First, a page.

I Don’t Have Room for Fear

This summer has been one of the most trying in my life. Some of it is my own fault—who starts a business in the middle of summer?—and some of it seems to have fallen out of the sky—my spouse starting a new job, one of his dearest friends dying, and an incident at my church that could easily have been perceived as racial profiling.

The third thing—the event of my church—has been most difficult because church is where I go to escape negativity. I know people have lots of criticisms, fair and unfair, about the church as a whole, but over the course of my life, it has been better to me than bad (and I say that having had the father I had, a man my great-aunt called a “jackleg” preacher). But this time, it was a slip-up that was quite painful.

Two Sundays ago, while we sat listening to the senior pastor’s sermon, an older Black man came into the auditorium. He was clearly homeless, which isn’t an issue—lots of homeless people come to my church, and that’s part of why I love it. He walked with a cane in one hand and a cup of coffee in the other. He made his way down a side aisle, presumably to find a close seat. It was distracting, but I wasn’t bothered by it otherwise. But suddenly, three rather large dudes came into the auditorium and two of them spoke with the gentleman before walking out with him. There wasn’t any drama, no yelling or physicality, but it didn’t look good at all, especially since, maybe three minutes before, the [white] senior pastor had just spoken about how moved he was when he watched When They See Us.

Of course, I wanted to know what exactly had happened, but I couldn’t help but to be upset. It is 2019 and I live in Washington, DC—white supremacists have rallies to encourage each other (and their comrade in the White House) to continue perpetuating hate. I can’t help be a little on guard, you know?

My spouse and I were both shaken by it, so we sent emails to the pastor and a few other people in leadership. But the responses were hurtful. They didn’t insult us, but they’d basically said that we’d misunderstood the situation, which is the same as insulting me, if I’m honest. The explanation drove the point home—our church isn’t comfortable talking about uncomfortable things, but leadership went out of its way to avoid a warm, safe place to have this conversation. My church touts its position in the marketplace—we own a coffeeshop and a movie theater, both of which we use for community events, etc—but when it came to the people in that marketplace, the conversation was pushed into the woods.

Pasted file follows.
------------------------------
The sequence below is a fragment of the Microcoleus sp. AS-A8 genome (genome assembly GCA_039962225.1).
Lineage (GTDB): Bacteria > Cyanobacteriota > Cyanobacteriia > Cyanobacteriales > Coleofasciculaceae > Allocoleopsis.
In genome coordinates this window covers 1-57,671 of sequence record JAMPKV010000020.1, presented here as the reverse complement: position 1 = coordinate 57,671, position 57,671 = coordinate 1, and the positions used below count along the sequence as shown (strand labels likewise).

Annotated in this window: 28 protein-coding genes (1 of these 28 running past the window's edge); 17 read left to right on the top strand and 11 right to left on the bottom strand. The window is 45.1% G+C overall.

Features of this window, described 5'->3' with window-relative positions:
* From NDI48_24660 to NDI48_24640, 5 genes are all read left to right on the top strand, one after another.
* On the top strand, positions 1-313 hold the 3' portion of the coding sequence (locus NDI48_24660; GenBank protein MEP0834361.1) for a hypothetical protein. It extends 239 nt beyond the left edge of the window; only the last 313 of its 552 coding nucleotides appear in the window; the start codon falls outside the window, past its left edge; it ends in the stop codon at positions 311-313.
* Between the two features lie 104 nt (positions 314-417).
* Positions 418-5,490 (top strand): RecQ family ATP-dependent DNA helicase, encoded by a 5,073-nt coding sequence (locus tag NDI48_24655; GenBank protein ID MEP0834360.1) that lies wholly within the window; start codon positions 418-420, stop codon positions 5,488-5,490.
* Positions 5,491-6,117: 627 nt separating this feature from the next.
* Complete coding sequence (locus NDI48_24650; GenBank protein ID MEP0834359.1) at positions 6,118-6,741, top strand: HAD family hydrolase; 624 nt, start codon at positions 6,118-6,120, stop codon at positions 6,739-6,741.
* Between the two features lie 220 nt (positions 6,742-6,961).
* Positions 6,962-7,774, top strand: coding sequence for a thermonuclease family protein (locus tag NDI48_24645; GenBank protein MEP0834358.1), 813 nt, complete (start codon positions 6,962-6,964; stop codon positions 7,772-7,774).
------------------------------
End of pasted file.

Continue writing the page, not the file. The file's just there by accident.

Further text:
Since the event in Charleston in 2015, when nine Black people lost their lives after opening their doors to a white psychopath, I’ve thought a lot about the place of fear in my religion. Countless scriptures—many out of Jesus’ mouth itself—tell us not to be afraid, fear not, have no fear. But we seem to be incapable of following these commands. Fear drove us to assume an old Black man with a cane and a cup of coffee would cause the pastor harm. Fear drives us to walk around uncomfortable conversations instead of being healed by them. Fear could have saved the lives of nine Black people, but look who actually obeyed the commandment. How ironic that we sing the song, “I’m no longer a slave to fear, I am a child of God.”

What I’m saying is, this, one of the most difficult summers of my life, is showing me that I no longer have room in my life for fear. If I’m to build a successful business, continue writing to my heart’s content, expand my family at some point, I don’t have time to be afraid. I think the point of the commandment isn’t to make us feel inadequate, but to give our fears to God, who, once we do that, plows us through the crazy. I don’t know why terrible things happen, and I wish they did not at all, but until we’re in a place where they don’t, we have to go all in and listen, knowing that He’s got our backs as we do what He’s asked of us. Well, that’s the case for me, anyway.

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